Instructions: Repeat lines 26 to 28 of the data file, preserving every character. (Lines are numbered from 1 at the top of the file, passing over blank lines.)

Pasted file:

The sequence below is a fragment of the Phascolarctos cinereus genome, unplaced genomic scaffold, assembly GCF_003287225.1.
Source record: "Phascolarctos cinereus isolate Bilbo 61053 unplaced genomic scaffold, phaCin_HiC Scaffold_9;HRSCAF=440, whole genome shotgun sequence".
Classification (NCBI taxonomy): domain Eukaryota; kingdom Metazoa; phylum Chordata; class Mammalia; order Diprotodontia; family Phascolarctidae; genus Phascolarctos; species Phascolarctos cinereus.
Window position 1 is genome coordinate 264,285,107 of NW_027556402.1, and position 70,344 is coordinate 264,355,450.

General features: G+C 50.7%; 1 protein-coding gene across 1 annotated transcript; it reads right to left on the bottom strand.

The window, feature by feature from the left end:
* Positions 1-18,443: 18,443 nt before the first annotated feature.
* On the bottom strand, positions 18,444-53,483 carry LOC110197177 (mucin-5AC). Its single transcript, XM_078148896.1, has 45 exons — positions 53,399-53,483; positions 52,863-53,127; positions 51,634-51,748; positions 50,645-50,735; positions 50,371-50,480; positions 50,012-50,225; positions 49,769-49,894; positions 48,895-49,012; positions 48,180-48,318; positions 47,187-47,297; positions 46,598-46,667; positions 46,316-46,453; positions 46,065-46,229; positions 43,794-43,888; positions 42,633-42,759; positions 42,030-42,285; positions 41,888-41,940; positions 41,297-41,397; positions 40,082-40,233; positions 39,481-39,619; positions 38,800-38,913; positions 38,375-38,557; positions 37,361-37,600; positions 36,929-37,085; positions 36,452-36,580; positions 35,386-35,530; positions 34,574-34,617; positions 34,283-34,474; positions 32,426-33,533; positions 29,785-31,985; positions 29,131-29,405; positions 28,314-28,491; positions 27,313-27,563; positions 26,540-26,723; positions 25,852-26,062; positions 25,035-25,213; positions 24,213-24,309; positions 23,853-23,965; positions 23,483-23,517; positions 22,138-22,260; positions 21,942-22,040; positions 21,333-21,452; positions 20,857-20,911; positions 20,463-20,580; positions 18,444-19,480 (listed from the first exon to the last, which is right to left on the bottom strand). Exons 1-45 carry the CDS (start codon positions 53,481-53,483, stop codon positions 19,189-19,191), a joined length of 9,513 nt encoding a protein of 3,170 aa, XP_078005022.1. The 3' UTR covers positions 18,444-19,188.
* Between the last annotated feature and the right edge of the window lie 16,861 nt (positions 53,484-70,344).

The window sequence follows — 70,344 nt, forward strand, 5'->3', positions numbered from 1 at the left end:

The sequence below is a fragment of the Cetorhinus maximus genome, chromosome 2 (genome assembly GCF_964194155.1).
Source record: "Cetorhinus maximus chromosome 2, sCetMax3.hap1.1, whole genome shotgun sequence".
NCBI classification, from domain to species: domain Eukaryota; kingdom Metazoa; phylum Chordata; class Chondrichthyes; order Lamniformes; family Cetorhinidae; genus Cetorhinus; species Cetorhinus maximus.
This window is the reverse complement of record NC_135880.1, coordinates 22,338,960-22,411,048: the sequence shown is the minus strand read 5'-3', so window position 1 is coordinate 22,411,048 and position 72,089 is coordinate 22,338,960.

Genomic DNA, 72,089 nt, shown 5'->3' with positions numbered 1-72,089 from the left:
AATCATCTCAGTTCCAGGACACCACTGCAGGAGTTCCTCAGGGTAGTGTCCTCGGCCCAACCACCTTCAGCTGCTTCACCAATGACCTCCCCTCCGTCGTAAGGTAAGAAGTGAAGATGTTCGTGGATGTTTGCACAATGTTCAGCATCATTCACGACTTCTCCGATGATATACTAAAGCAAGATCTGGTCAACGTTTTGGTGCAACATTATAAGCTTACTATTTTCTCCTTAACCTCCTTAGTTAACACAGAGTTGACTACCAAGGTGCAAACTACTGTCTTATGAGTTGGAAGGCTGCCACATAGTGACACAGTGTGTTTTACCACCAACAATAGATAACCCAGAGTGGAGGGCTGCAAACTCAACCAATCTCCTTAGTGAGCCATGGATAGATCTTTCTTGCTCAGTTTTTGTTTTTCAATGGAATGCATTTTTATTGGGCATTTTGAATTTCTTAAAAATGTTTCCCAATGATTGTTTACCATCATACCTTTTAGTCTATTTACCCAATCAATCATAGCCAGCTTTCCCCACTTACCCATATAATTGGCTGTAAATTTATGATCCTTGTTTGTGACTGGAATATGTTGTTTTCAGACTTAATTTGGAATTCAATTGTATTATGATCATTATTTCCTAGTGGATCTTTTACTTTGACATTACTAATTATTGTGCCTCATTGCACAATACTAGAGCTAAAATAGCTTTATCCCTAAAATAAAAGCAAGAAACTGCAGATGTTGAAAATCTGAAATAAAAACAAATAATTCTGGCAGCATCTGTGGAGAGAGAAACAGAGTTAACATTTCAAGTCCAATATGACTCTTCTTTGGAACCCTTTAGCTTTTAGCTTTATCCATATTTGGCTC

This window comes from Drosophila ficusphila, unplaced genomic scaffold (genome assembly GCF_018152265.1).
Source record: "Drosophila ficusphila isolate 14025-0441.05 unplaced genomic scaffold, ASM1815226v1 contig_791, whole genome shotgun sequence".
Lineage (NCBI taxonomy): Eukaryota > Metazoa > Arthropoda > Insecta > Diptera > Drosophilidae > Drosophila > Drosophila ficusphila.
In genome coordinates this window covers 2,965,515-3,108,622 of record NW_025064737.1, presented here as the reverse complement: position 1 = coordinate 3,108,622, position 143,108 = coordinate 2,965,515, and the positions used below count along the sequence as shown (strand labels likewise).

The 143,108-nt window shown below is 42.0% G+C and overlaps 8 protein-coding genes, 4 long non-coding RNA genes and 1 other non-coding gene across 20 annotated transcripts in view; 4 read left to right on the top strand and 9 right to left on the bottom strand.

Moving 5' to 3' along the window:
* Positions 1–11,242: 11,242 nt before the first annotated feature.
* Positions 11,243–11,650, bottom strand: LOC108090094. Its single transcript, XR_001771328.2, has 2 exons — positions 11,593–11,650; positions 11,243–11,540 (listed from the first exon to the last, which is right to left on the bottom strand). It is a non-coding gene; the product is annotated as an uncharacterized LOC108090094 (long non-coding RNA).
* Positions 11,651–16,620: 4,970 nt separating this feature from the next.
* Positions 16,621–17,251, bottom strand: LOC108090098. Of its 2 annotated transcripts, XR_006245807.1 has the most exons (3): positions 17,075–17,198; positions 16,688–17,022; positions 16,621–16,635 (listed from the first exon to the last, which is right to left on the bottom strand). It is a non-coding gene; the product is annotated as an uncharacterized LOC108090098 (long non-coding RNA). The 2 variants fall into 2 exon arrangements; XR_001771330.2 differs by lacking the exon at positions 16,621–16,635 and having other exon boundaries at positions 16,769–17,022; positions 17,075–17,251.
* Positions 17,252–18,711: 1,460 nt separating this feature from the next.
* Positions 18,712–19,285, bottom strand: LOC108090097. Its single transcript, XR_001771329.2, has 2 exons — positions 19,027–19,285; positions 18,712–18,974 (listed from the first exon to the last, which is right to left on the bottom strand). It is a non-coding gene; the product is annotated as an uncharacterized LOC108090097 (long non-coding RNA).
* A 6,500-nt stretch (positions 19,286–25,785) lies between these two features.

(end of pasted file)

* Positions 16,621–17,251, bottom strand: LOC108090098. Of its 2 annotated transcripts, XR_006245807.1 has the most exons (3): positions 17,075–17,198; positions 16,688–17,022; positions 16,621–16,635 (listed from the first exon to the last, which is right to left on the bottom strand). It is a non-coding gene; the product is annotated as an uncharacterized LOC108090098 (long non-coding RNA). The 2 variants fall into 2 exon arrangements; XR_001771330.2 differs by lacking the exon at positions 16,621–16,635 and having other exon boundaries at positions 16,769–17,022; positions 17,075–17,251.
* Positions 17,252–18,711: 1,460 nt separating this feature from the next.
* Positions 18,712–19,285, bottom strand: LOC108090097. Its single transcript, XR_001771329.2, has 2 exons — positions 19,027–19,285; positions 18,712–18,974 (listed from the first exon to the last, which is right to left on the bottom strand). It is a non-coding gene; the product is annotated as an uncharacterized LOC108090097 (long non-coding RNA).